In order to understand this social complex, we always have to go back to roots. Must we be reminded, however, that fashion, style, and it’s relation to the female has been changing and progressing over time? It’s such a foggy progression, but with a cynical lens, it’s quite clear that it is a prevalent ideal in modern society. Unfortunately, style is generally synonymous to slender, which “What Not To Wear? is sure to point out. As mentioned earlier, they emphasize the women’s weight as a ballooning effect during their pregnancy. Here, there is an obvious parallel between weight and fashion. In Joan Jacobs Brumberg’s article, “Fasting Girls: The Emerging Ideal of Slenderness in American Culture?, she creates a fascinating point in regards to the roots of slenderness in the fashion industry. She says that the standardization of sizing in the 1920’s “…put increased emphasis on personal body size and gave legitimacy to the idea of a normative size range.? Now that makes sense.
Putting that annoying little twist into perspective now, we can draw an even broader parallel. Somehow, the creator’s of this show, and assumedly the hosts attest that looking better than you did will emancipate you from the scourge of life. Somehow this makeup and dress will put courage onto your skin, further injecting itself into your blood stream, flowing throughout your body, and will purge itself into an outward glow of confidence and vitality. Perhaps this was a bit verbose, but at least we can now understand how ridiculous this thematic TV show is.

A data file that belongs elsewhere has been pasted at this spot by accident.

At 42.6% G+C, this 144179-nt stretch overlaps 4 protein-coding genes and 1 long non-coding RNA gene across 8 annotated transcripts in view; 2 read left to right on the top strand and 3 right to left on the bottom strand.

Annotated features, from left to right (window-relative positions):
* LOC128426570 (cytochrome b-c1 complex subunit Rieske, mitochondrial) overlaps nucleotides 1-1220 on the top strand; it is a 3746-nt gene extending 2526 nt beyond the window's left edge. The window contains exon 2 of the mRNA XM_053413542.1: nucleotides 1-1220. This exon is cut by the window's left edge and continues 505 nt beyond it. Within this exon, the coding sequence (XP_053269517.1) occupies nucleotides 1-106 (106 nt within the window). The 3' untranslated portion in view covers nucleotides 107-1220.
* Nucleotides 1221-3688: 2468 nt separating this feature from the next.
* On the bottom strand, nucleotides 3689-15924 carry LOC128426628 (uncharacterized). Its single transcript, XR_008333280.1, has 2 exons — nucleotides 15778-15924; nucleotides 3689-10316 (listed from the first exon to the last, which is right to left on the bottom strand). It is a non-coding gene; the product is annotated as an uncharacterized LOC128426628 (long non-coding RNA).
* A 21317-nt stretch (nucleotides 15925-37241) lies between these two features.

Somehow it got into the minds of contemporary society that confidence is equivalent to looking good. It’s true, when I’m feeling hot, I feel hot. I don’t think there is actually any biological reasoning for this, though. It’s purely a social perception that is embedded through media and other subversive notions. Clearly, as I’m sure we all have seen, media has an intense effect on who we are and how we act. The participants in this show willingly obliged to being made over because they wanted to have more confidence in their self-image. I dare say, however, this “self-help? is established through outside influence…perhaps, a process of self-normalizing? Debra L. Gimlin talks of female normality specifically in the field of plastic surgery in her article, “Cosmetic Surgery: Paying for Your Beauty?. She argues that while women are not necessarily looking for beauty in cosmetic surgery, they are instead “…responding to highly restrictive notions of normality and the “normal? self…?


The description of being beautiful seems to have been put by the society as having those looks or body of a model or celebrities. This actually causes problems to some women because it lowers their self esteem thinking that they are not beautiful because they have not achieved the standard which loses their confidence as well.

There are many ways on how to gain confidence without trying to look like those models or celebrities. You can gain confidence by helping other people or doing good deeds. But I think one should put in mind first that she or he is beautiful even if she/he doesn't have the looks of the model or celebrity.

Somehow, this kind of show makes some person feel that they are not beautiful.